ABC RN Breakfast - running order for Jan 23

After doing this for BBC Radio 4’s Today programme, this morning I wondered about Australia’s equivalent.

ABC RN, which I’d much prefer to call ABC Radio National, has the well-known journalist Patricia Karvelas, 42, doing breakfast four days a week. Much like Today, it’s an agenda-setting start to the day. The show goes out time-delayed for some states, with windows for live state-wide news at the top of the hour. The latest radio audience figures gives the show a 3.4% share in Sydney, with officially no listeners in the city under the age of 40. (No, really).

I analysed today’s edition of RN Breakfast using the same technique. The show, as available online, appears to be 2h 23min long, yet airs 6am-9am. The reason for the discrepancy: we don’t have the first news bulletin in the recording; and, like ABC Local Radio, the show is interrupted for AM, a nationwide news program, at 7am. It’s not mentioned at all in the transcript; I think there’s an edit in the version on the ABC listen app.

I ended up with 3,422 lines of text.

Types of output

RN Breakfast is almost all interviews.

While Today often interviews its own journalists to get expert analysis, this doesn’t appear to happen in RN Breakfast. There was one example of this with one journalist being interviewed about North Korea; that journalist, though, is also the person who reads the news headlines during the program, so doesn’t instantly come across as a specialist in North Korea (though speaks very fluidly about it).

Very noticeable is a full NPR-style back-announcement of the voice you’ve just heard:

Daryl, such an interesting conversation. Thanks for coming in. (Thank you for having me!) Professor Daryl Higgins is the director of the Australian Catholic University Institute of Child Protection Studies and you’re listening to ABC RN Breakfast.

… which sounds odd to my ears, more attuned to Today’s style, which just ends an interview with: “Professor Daryl Higgins, from the Australian Catholic University Institute of Child Protection Studies, thank you. You’re listening to Today from Radio 4.”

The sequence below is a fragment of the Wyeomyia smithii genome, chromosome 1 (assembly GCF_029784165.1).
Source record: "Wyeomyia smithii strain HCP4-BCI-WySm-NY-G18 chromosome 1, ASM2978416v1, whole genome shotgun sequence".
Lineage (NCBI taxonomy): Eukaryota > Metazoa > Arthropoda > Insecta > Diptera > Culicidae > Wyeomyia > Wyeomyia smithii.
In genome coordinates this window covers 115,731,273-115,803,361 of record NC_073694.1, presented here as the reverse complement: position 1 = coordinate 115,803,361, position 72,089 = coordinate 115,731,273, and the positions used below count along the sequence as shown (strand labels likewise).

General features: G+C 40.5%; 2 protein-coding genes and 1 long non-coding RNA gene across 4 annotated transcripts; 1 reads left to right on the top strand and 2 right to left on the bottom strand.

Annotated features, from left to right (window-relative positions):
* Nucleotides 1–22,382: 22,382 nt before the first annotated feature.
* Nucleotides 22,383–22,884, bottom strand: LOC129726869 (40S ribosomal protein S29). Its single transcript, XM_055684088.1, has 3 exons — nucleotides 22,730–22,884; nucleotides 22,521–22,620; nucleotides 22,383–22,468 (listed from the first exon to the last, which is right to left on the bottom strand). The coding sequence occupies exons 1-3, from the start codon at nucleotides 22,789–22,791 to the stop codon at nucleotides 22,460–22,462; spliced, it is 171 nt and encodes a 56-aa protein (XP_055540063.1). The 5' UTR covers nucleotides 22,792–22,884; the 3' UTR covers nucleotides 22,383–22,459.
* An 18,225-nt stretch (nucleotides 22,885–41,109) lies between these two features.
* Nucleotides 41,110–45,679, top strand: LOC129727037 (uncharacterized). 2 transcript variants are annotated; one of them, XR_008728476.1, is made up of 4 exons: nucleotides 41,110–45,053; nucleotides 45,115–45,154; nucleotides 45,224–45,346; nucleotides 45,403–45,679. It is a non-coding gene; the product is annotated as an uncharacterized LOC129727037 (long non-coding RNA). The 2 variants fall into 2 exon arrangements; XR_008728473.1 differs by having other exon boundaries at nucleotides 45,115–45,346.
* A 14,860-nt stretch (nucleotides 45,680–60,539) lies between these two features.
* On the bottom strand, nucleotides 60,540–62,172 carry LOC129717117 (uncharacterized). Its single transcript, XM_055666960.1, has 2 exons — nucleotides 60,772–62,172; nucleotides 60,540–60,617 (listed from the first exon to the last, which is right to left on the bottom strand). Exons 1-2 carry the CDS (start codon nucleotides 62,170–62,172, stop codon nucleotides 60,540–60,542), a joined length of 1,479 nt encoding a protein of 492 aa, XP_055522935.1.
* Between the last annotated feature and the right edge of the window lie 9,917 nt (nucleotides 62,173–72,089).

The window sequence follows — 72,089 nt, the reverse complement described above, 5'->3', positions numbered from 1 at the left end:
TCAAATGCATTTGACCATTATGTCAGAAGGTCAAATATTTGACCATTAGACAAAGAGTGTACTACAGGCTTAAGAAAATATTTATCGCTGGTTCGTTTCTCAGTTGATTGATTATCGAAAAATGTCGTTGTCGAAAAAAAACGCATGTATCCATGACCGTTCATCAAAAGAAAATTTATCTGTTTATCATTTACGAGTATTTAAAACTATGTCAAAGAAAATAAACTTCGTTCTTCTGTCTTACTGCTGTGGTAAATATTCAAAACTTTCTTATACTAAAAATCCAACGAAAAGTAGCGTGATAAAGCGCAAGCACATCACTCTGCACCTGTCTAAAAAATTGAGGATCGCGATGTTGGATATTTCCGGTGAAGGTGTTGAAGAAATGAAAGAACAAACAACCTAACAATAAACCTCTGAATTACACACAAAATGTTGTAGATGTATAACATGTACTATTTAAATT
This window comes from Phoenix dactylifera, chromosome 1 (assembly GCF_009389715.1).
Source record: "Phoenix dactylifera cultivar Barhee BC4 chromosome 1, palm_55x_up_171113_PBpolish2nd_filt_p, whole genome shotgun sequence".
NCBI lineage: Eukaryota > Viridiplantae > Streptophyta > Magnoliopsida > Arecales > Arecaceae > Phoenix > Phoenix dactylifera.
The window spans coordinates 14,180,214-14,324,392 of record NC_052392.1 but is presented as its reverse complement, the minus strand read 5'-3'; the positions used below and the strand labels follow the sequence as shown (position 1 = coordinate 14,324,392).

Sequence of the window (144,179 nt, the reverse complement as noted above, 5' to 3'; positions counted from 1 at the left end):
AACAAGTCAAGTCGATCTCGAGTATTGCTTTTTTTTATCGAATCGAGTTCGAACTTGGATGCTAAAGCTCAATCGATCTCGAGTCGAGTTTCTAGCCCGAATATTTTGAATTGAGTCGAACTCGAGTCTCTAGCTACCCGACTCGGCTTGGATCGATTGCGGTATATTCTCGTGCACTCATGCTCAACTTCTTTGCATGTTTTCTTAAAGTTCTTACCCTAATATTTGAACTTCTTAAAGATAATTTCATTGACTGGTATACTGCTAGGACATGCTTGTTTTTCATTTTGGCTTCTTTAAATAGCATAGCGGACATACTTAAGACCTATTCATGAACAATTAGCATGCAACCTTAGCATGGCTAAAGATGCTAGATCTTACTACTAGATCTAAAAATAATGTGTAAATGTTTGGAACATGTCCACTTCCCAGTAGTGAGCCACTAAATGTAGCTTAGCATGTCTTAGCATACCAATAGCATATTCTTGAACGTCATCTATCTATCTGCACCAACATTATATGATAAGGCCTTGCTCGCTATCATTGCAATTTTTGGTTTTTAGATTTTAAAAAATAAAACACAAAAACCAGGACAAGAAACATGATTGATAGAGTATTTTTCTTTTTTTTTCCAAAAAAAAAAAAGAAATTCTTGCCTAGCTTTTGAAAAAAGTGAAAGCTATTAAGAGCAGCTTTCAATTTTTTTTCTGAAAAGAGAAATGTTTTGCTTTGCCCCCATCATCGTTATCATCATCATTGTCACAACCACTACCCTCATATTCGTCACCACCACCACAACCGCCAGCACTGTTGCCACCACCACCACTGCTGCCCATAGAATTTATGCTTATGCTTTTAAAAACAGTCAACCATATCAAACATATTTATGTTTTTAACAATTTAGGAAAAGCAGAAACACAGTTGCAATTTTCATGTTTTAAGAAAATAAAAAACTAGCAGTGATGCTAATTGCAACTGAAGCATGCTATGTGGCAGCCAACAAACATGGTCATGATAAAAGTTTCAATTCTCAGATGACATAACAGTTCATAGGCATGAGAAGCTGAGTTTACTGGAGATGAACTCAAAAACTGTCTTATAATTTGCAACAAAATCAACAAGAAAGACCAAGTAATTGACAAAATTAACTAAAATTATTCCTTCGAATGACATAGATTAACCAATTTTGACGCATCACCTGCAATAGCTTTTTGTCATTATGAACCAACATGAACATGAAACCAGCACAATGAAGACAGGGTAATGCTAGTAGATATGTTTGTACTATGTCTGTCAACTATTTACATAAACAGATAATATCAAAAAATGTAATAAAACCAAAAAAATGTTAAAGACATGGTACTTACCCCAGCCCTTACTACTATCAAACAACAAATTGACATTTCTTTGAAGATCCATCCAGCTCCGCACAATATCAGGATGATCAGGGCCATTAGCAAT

The difference is subtle, but with the BBC version, it’s performing both the function of “thank you”, but also the recap; while with the ABC version, a thanks is made first, the guest responds, and then we get a look back at who it was. The BBC version appears to give more forward-progression; the ABC version appears to lose a bit of momentum.

There was lots of “furniture” - promoting what was coming up, a bit more light banter with the people in the studio.

The most surprising thing from today’s running order was the tax cuts story, which started at about 7.38am. First, we had a ten minute interview with a Senator who thinks the tax cuts are bad; then a five minute interview with the Chief Political Correspondent of a newspaper about the tax cuts; and then an economist talking about… the tax cuts. 22 minutes of talking about the one story. Perhaps some of this falls under the finance news that you’d get from Today, but if you tuned in that half-hour, you’d be forgiven for thinking that there was nothing else going on in the world.

Another vaguely interesting thing, to me, was that some of the stories within RN weren’t stories in the bulletins, especially the last half-hour which seems entirely culture-based, covering a new film and then a photographic exhibition. But, stories about New Zealand and North Korea both appeared to have escaped the news bulletins.

On a more positive note, there was no use of “give us a sense”.

Not visible above is the odd juxtaposition between RN Breakfast and AM; a different-but-similar show which takes over mid-show between 7.00am and 7.30am. Also taken on ABC Local Radio, for most cap-city listeners, AM comes at the end of breakfast and the start of the morning program, and therefore acts as a good progression moment. For RN Breakfast, however, AM is just an interruption: knocking listeners out of their stride. “Where’s that nice PK gone?” they may wonder. AM is a little more report-led, but carries similar stories; this morning, the show focused on the cyclone, the US elections, Gaza, and the sexual assault stories. It’s a good program, and hosted well (I listen most mornings), but it would seem entirely unneeded on RN.

Indeed, perhaps worth considering is to rebrand RN Breakfast as “AM”, and produce standalone half-hours which are taken by ABC Local Radio. That would have the benefit of injecting a little more report-style output to the program, using PK’s obvious skill as a presenter and interviewer to reach more people, and offer some production savings. But then, I’m a foreigner, and don’t fully understand where AM also goes. As one example of how this works, I’d mention that the first segment of Morning Edition from NPR is built to also stand-alone as a podcast - Up First. That’s eminently doable, it would seem.

Anyway, this has been vaguely fun, and I wonder what other stations I might do this for.